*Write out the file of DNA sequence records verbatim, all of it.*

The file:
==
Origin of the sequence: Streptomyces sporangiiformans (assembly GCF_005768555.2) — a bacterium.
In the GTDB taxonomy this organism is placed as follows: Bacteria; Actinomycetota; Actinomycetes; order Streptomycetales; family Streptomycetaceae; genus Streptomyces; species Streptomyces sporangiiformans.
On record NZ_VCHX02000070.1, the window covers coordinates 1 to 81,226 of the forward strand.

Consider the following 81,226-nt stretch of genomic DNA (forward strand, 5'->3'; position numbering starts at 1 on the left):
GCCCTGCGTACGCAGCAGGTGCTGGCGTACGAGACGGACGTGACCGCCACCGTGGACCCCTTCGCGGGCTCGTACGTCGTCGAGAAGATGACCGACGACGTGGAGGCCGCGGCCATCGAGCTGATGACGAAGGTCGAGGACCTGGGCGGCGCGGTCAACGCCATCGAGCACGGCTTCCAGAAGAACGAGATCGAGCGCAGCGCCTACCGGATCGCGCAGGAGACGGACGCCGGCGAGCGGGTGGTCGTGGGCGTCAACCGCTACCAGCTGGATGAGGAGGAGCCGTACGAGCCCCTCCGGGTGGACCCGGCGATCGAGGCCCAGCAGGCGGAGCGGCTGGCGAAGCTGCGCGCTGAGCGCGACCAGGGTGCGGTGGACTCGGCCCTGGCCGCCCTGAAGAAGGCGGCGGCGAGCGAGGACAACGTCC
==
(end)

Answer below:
Origin of the sequence: Streptomyces sporangiiformans (assembly GCF_005768555.2) — a bacterium.
In the GTDB taxonomy this organism is placed as follows: Bacteria; Actinomycetota; Actinomycetes; order Streptomycetales; family Streptomycetaceae; genus Streptomyces; species Streptomyces sporangiiformans.
On record NZ_VCHX02000070.1, the window covers coordinates 1 to 81,226 of the forward strand.

Consider the following 81,226-nt stretch of genomic DNA (forward strand, 5'->3'; position numbering starts at 1 on the left):
GCCCTGCGTACGCAGCAGGTGCTGGCGTACGAGACGGACGTGACCGCCACCGTGGACCCCTTCGCGGGCTCGTACGTCGTCGAGAAGATGACCGACGACGTGGAGGCCGCGGCCATCGAGCTGATGACGAAGGTCGAGGACCTGGGCGGCGCGGTCAACGCCATCGAGCACGGCTTCCAGAAGAACGAGATCGAGCGCAGCGCCTACCGGATCGCGCAGGAGACGGACGCCGGCGAGCGGGTGGTCGTGGGCGTCAACCGCTACCAGCTGGATGAGGAGGAGCCGTACGAGCCCCTCCGGGTGGACCCGGCGATCGAGGCCCAGCAGGCGGAGCGGCTGGCGAAGCTGCGCGCTGAGCGCGACCAGGGTGCGGTGGACTCGGCCCTGGCCGCCCTGAAGAAGGCGGCGGCGAGCGAGGACAACGTCC